Tanganyika (as it was originally known) was granted independence from Great Britain on 9th December 1961. In 1964 Tanganyika joined up with Zanzibar and then changed its name to the United Republic of Tanzania which is a blend of the two countries’ names. Today, it is known as Tanzania.
Tanzania boasts 947,300 km² of incredible land and is the world’s 31st largest country and Africa’s 15th largest country. It is slightly smaller than Egypt but similar in size to Nigeria. There are eight other African countries on the borders of Tanzania; Kenya, Uganda, Rwanda, Burundi, The Democratic Republic of the Congo, Zambia, Malawi and Mozambique. It has a population of approximately 50.1 million people.
Lakes & Mountains
Tanzania is a vibrant country with incredible landscape. Toward the North East it is mainly mountainous and that’s where you will find Mount Kilimanjaro, the highest mountain in Africa. The Great Lakes are situated in the North and the West, Lake Victoria is Africa’s largest lake and Lake Tanganyika is Africa’s deepest lake, renowned for unique species of fish. In the South West of the country lies a third large lake, Lake Nyasa.
The Menai Bay Conservation Area in Zanzibar is the area’s largest marine protected area and home to many species of tropical fish, dolphins, whales and coral reefs. It is the ideal diving and snorkelling destination, opening up a world of colourful marine life..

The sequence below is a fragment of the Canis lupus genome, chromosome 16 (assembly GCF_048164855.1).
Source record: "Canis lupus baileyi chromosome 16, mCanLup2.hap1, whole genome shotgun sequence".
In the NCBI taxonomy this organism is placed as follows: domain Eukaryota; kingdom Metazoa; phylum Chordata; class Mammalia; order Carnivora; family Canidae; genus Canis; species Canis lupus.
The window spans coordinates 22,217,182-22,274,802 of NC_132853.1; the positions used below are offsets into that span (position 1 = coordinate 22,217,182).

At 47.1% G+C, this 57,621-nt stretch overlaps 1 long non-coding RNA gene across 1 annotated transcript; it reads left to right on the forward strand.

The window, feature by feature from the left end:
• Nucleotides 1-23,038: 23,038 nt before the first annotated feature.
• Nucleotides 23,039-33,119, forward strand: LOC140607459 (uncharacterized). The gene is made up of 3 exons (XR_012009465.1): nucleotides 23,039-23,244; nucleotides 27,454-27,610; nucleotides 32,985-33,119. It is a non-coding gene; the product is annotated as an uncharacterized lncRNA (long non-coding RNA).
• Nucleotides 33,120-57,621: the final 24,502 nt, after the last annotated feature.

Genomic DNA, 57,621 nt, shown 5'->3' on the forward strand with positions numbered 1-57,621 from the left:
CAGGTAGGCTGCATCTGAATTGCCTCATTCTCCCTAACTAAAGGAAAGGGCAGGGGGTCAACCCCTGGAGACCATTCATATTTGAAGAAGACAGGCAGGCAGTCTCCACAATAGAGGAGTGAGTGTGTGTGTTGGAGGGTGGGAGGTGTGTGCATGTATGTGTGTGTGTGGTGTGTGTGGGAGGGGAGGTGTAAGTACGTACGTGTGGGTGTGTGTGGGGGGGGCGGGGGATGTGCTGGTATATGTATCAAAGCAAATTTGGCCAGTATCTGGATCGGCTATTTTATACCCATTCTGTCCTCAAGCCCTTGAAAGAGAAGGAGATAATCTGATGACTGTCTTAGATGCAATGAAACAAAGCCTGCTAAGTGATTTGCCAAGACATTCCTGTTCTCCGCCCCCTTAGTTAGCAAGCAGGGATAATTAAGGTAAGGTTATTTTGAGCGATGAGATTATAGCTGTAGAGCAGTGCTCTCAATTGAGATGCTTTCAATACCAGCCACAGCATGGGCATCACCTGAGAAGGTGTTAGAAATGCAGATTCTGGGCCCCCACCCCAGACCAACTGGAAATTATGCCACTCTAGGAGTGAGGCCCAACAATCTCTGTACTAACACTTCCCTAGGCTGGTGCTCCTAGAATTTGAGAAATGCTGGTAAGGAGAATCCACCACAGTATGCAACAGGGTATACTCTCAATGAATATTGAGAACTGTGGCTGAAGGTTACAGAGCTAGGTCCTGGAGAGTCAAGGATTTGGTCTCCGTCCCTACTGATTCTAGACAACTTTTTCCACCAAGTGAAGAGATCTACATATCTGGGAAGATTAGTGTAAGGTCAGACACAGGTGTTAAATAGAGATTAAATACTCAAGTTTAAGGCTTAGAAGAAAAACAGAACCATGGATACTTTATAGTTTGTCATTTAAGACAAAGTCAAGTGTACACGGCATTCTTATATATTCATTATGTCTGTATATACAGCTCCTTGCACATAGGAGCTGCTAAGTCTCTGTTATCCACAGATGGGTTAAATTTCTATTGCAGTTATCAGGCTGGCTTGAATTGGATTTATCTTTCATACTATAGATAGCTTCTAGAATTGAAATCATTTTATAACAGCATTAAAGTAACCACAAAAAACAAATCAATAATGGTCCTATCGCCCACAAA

Plains & Plateaus
The central area of Tanzania is made up of a generous plateau, full of plains and arable land. The East of the country is hot and humid and Zanzibar lays just offshore.
Cultural Maasai Village Visits
Situated within the Ngorongoro Conservation Area one can experience a culture difference in a Village which is home to the Maasai tribe. Despite significant environmental threats to their existence they have managed to hold on to their heritage. They are known as Tanzania’s nomadic, peaceful warriors. In this area you’ll see Maasai Bomas (the tribe’s traditional housing), Maasai dancing and experience Maasai culture which is warm and welcoming.
The area is an abundant spectacle of breathtaking landscape, plains, mountains, wildlife and birdlife. The government of Tanzania promote the Maasai village as an area of integrity and high diversity and it’s a must-see destination. Additionally, this area is home to Olduvai Gorge also know as “Cradle of mankind”. Both of these are renowned for their cultural, ecological and geological value.
The economy is mainly based on the country’s rich and fruitful agriculture which accounts for more than half of the gross domestic product and provides approximately 75% of exports. Agriculture is the main form of employment representing 75% of the country’s workforce.